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»Und dank einem klugen Richter aus Chicago sieht es nun so aus, als dürfte jedermann die beruhigenden Geschichten des Arthur Conan Doyle fortspinnen, ohne dass er dessen Erben auch nur einen Penny dafür schuldig wäre.«

Hannes Stein

Sherlock Holmes gehört jetzt allen: Bei der Welt berichtet Hannes Stein über den Copyright-Streit über die Figur Sherlock Holmes von Arthur Conan Doyle.

»Artists and writers always engage with and respond to other writers. That’s how art gets made. And that’s why it’s a good thing for culture, for literature, and for Doyle himself that it looks like Holmes will finally be completely free to be used, abused, and celebrated by everybody, free of charge.«

Noah Berlatsky

Sherlock Holmes has broken free of the clutches of his captors, says Noah Berlatsky. His view on the copyright case of the great detective you can read at The Atlantic.

»Die ästhetische Frage, ob Sherlock Holmes wirklich ein dreidimensionaler Held unter zweidimensionalen Konkurrenten ist, hat der Richter nicht entschieden. Und gerade das ist in diesem Fall salomonisch.«

Patrick Bahners

In den Vereinigten Staaten ist ein Streit um die Rechte an der Figur von Arthur Conan Doyle geführt worden. Patrick Bahners berichtet für die Frankfurter Allgemeine Zeitung aus New York.

»Despite the way his career ended, Burns did much inspire both real-life and fictional investigators. Conversely, Burns himself was held up to the standards of fiction, with Sherlock Holmes being the primary yardstick. Burns never quite lived up to Holmes (who never had to deal with holding an official position or go before a Senate hearing), but America’s willingness to brand him as the Great Detective’s Yankee equal serves as a testament not only to this country’s constant search for celebrity heroes, but also how badly humans want reality to mirror fiction—not the other way around.«

Benjamin Welton

Real detective: Benjamin Welton about William J. Burns, an Irish-American sleuth who bore more than a passing resemblance to Arthur Conan Doyle himself. His portrait at The Atlantic.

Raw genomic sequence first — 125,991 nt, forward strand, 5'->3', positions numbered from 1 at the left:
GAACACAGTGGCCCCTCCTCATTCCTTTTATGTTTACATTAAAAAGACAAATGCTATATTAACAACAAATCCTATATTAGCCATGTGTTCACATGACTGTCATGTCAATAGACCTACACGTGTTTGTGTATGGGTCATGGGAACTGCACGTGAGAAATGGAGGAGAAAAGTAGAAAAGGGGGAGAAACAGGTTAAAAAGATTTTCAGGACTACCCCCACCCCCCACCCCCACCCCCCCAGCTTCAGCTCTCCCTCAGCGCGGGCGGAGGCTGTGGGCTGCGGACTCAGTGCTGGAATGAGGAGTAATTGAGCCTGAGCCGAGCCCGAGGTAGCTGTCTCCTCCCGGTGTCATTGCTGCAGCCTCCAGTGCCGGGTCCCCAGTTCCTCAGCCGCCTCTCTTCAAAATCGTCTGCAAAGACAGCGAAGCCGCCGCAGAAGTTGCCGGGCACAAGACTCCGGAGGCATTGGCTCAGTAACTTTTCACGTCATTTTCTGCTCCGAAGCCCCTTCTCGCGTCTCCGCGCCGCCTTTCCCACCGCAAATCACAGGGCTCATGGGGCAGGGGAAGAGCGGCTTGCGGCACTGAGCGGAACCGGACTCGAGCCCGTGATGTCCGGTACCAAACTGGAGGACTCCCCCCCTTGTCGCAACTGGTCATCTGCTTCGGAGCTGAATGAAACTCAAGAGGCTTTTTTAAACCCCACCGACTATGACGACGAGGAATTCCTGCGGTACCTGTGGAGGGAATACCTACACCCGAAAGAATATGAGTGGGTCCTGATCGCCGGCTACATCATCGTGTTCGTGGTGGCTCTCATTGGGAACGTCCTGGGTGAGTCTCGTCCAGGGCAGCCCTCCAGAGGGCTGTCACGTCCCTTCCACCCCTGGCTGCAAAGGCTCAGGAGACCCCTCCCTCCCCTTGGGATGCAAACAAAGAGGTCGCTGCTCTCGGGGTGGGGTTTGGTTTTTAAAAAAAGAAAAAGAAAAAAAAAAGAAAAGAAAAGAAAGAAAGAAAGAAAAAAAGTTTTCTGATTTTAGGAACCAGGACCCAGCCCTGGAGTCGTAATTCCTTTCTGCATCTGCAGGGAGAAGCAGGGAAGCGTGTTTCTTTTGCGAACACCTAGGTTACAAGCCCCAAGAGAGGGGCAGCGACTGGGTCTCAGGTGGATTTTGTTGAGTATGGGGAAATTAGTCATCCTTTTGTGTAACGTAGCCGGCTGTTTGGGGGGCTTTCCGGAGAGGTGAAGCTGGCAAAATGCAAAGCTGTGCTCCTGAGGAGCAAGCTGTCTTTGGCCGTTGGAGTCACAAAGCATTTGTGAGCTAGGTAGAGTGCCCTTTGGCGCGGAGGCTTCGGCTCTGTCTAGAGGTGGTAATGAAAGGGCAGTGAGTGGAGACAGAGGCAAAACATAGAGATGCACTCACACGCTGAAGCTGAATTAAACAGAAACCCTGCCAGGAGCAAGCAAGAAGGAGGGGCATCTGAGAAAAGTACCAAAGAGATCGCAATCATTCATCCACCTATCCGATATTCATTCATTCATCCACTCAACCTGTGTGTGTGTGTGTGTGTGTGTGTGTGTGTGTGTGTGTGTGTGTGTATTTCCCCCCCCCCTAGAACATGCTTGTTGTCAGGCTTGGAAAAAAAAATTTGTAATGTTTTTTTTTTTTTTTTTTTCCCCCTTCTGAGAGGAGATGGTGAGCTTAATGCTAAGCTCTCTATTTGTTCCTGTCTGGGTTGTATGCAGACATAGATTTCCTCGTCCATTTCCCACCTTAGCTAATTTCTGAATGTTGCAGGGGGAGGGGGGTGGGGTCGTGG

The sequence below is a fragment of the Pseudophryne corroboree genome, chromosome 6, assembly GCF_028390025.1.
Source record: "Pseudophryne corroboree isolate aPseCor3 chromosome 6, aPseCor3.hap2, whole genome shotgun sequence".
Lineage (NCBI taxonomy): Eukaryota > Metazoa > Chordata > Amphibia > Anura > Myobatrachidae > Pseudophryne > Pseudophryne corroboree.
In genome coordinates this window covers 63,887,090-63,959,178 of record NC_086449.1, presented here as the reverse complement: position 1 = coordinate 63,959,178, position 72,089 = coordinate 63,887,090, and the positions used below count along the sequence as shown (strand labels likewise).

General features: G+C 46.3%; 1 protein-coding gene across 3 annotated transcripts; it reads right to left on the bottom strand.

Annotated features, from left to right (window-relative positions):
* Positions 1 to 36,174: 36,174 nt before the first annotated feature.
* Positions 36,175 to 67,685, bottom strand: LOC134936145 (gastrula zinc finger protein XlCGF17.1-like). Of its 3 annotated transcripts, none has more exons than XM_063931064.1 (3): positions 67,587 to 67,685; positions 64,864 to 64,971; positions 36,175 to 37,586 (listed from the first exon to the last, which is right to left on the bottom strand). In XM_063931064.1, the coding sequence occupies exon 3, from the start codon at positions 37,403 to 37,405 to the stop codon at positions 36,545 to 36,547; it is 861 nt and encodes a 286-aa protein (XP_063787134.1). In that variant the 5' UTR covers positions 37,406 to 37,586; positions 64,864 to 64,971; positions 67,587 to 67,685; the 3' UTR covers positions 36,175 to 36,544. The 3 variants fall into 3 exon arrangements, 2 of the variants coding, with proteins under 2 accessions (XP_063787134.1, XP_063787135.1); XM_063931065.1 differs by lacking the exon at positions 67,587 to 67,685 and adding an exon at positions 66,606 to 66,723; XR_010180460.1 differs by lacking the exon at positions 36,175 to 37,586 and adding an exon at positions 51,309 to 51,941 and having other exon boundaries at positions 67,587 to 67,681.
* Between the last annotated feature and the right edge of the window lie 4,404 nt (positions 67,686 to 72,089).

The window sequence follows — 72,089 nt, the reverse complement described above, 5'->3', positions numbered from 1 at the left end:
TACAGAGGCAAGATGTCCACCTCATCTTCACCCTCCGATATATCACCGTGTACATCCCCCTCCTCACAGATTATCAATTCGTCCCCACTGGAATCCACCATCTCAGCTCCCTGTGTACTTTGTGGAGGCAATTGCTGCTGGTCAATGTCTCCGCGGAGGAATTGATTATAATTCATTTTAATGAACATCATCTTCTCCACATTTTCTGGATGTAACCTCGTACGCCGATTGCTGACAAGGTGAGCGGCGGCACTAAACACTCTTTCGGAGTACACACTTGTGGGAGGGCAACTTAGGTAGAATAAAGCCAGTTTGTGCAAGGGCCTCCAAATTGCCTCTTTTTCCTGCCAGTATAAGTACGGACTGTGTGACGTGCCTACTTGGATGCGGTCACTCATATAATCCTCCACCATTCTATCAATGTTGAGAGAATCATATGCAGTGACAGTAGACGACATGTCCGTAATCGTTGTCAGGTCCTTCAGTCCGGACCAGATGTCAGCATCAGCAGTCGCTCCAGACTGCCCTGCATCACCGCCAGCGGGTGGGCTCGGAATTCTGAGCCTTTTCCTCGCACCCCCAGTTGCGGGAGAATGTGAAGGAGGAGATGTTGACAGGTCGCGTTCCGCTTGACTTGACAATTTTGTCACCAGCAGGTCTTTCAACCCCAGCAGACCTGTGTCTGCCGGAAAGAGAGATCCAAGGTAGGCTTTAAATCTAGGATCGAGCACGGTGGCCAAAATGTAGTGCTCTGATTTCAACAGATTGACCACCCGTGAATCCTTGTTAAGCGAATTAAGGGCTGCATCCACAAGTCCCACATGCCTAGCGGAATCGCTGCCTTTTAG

»Ian Rankin: You once said crime fiction was «a lower stratum of literary achievement». I know quite a few present-day crime writers who would contest that.

Arthur Conan Doyle: Hardly my concern, sir. But the lure of money and the heartbreak of my readers conspired to revive Holmes, much as your whisky is reviving my memories of Edinburgh’s low drinking dens.«

Ian Rankin

An extract from Dead Interviews: With the help of a Ouija board, Ian Rankin summons the spirit of Arthur Conan Doyle to discuss Sherlock, Rebus, and the best way to kill off a character. Read more at The Telegraph.

Reichlichen Nachschub für Krimileser und Krimihörer gibt es bei den Kolleginnen und Kollegen vom KrimiKiosk. In den letzten Wochen haben für Euch Dani Nimz, Tanja Werner, Nicole Ludwig, Nora, Biggi Friedrichs, Nicole Glücklich, Petra Weber und Jörg Völker gelesen und gehört. Reinschauen!

Video | CrimeCandy: William Fox in conversation with Sir Arthur Conan Doyle about Sherlock Holmes and spirituality.

Zum Wochenende noch etwas CrimeCandy: Im Sommer 1927, drei Jahre vor seinem Tod, hat Sir Arthur Conan Doyle William Fox ein Interview gegeben. Hier das seltene Filmdokument, in dem der Autor sich über seine Figur Sherlock Holmes und sein spätes Lieblingsthema Spiritualismus äußert.

Via Page Turner @ New Yorker

»A riddle: What does Captain Ahab have in common with Sherlock Holmes?

Answer: Both characters were created by writers who sailed on whaling vessels, who knew firsthand the heft of a harpoon, the bite of raging gales and the blisters raised by oars.«

Bill Streever

Dangerous Work: Diary of an Arctic Adventure reproduces Arthur Conan Doyle’s handwritten journal and illustrations from his time on an Arctic whaler in 1880. The diary, edited by Jon Lellenberg and Daniel Stashower, has just been published by The University of Chicago Press and Bill Streever reviews the book at The New York Times.

»Doyle introduced Holmes 125 years ago in a longish short story published in a Christmas annual, later reshaped into a shortish novel called A Study in Scarlet—one of the first books outside sectarian literature, incidentally, in which Mormons appear.«

Gregory McNamee

Gregory McNamee about the 125th anniversary of Sherlock Holmes. His article at Kirkus Review.

»But there’s also an unexplored, Gothic theme here, one which reaches back to Mary Shelley’s Frankenstein – which begins and ends on a whale ship, and which Conan Doyle discusses with the captain on his whale ship – to Edgar Allan Poe, the most important literary influence on Conan Doyle, whose The Narrative of Arthur Gordon Pym, is set on a whaler. And surely Sherlock Holmes would have appreciated the fact that this literary trail culminated in Dracula, written by Bram Stoker – whose cousin happened to be Arthur Conan Doyle

Philip Hoare

Dangerous Work is Arthur Conan Doyle‘s gruesomely entertaining journal of an Arctic whaling voyage, Philip Hoare says at his review. You will find it at telegraph.co.uk.